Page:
Visitors to Amsterdam wanting to find out more about the history of the city and its culture will find the numerous museums and architecture fascinating. The exhibits too, give the visitor a thrilling glimpse into the lifestyle of the people that lived in the city.
Look at Westergasfabriek for instance – who could ever believe that today’s buzzing complex was once the city’s gasworks? Who could believe that the unattractive, bland industrial buildings could undergo such a drastic metamorphosis and become a vibrant, colourful hub of trendy restaurants, bars and entertainment venues?
The Westergasfabriek used to be a factory all those years ago and was constructed in 1885 so as to produce gas. It was at the end of the 19th century that the Imperial Continental Gas Association built two coal gas factory complexes – the Ooster Gasfabriek and the Westergasfabriek.
It is enthralling to note that this gas was required to light up the streets of Amsterdam. Isaac Gosschalk designed the buildings, being a prominent Dutch architect at that time and he also designed the Heineken Brewery. With the modernization of the city, the gas plant was no longer needed. Gas production was gradually reduced because the City Council was sourcing more of its gas and the Westergasfabriek ceased gas production gas in 1967.
Entrepreneurs see the possibilities
It is expected that when the factory shut down, the area was dreary and also quite polluted, and everyone wondered what the area could possibly be used for. It was used for storage at first, and then from1992, the buildings were a sought after space for creative and cultural activities. All kinds of hopeful entrepreneurs flocked to the site.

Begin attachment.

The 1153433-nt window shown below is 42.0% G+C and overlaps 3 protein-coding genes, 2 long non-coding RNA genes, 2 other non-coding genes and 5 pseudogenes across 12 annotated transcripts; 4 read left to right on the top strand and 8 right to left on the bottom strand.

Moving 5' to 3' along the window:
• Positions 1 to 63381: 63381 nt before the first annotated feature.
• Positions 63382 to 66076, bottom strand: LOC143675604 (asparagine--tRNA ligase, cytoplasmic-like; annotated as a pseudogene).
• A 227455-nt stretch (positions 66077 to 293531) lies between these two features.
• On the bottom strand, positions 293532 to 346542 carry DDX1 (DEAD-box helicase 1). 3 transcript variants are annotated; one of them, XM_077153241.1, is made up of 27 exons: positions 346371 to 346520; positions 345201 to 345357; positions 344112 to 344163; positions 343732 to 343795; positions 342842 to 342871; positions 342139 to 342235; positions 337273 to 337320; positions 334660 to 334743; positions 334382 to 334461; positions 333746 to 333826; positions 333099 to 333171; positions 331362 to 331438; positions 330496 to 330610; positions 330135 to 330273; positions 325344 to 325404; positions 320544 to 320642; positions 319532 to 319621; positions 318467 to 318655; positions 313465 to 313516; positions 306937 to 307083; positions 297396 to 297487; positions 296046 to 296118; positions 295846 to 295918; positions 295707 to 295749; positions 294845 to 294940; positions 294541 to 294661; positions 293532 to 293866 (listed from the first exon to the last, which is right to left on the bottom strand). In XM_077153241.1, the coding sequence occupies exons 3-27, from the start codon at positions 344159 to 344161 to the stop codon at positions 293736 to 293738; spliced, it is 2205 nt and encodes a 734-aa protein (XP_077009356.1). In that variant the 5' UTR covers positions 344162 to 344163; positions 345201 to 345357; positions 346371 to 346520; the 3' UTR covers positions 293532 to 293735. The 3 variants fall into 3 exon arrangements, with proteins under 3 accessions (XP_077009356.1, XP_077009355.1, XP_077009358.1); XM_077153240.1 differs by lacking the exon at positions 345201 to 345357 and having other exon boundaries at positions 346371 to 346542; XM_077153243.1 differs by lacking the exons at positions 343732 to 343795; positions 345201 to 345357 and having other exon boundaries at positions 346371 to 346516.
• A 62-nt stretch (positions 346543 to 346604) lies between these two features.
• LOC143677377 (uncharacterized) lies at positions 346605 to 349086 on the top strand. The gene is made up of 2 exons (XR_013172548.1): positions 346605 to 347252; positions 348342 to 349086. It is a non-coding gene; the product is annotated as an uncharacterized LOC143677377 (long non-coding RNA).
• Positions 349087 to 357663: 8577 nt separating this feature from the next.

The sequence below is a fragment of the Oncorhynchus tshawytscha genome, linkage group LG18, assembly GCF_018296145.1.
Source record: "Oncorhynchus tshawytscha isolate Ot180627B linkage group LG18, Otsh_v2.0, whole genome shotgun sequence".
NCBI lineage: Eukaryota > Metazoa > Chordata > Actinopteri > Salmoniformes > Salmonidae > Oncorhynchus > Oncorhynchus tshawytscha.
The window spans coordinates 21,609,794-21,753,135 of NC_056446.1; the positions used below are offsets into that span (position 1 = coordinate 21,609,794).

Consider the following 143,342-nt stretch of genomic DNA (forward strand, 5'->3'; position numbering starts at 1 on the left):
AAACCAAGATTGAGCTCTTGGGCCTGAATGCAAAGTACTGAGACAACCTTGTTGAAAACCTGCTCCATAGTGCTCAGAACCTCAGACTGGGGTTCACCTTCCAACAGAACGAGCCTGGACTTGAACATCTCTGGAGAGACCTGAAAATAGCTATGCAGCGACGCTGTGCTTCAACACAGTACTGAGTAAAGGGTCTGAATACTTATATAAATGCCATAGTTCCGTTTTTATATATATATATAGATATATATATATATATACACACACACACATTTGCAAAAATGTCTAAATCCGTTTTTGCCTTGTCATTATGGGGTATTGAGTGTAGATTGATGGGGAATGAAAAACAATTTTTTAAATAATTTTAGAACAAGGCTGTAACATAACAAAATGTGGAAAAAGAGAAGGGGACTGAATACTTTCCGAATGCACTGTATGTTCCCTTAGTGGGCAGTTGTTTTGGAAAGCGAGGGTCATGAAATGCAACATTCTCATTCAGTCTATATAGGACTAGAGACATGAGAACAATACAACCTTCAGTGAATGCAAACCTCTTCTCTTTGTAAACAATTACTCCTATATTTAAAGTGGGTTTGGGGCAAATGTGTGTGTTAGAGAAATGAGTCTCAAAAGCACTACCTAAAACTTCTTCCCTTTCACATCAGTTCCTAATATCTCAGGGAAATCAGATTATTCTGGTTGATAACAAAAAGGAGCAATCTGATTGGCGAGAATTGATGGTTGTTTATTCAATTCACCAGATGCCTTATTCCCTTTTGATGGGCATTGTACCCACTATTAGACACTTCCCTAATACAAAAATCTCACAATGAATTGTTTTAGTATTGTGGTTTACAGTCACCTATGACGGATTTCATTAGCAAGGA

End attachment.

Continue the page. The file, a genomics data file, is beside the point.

A number of renters started moving into the Westergas terrain and it wasn’t long after that events were being organised and shop owners were enquiring about space and rent. The ugly gasworks were turning into a spectacular venue, and even the council started spending money on cleaning up and renovations. It cost in the region of 31 million euro but everyone agrees that the change has been well worth it.
A permanent cultural zone is born
Suddenly Westergasfabriek was looked upon in a new light and regarded as the perfect location for hosting all manner of events. It became a fantastic meeting place for those looking for entertainment so that it wasn’t long before the area turned into a permanent cultural zone.
No longer drab and uninteresting, the Westergasfabriek provides a new surge of life and energy and instead of being an eyesore and a source of pollution, the entire Westergasfabriek area is looked upon as an asset to the local area.
When redevelopment of Westergasfabriek commenced, it was in 2003 that the old gasworks opened with a new look and new purposes. At first, during the 1990s, you could find house raves there. Further renovations saw the place being totally upgraded and today there is everything to attract excitement seekers. There are restaurants and bars, clubs and music festivals, coffee bars, ice cream shops, a kid’s pool as well as a cinema.
Turning into a cultural complex, you won’t only find lots of shops to keep you shopping, there are heaps of cultural events, exhibitions and festivals happening as well.
The Gashouder is one of the venues for huge exhibitions and live shows. You could say that this is the most iconic building on the site, and it is certainly impressive, covering more than 2500 m2 and showing off a spectacular cast-iron ceiling.
It was built in 1902. Much investment has gone into ensuring insulation and LED lighting for the place. It is also what makes Wesdtergasfabriek so attractive to patrons – they see that in upgrading the old gas works, the new cultural centre is one of sustainability.
Westergasfabriek Amsterdam is full of surprises and has something to offer every visitor. It is a wonderful place to visit for the weekend or longer. It has much to offer locals and the tourist who can be guaranteed a fun-filled time.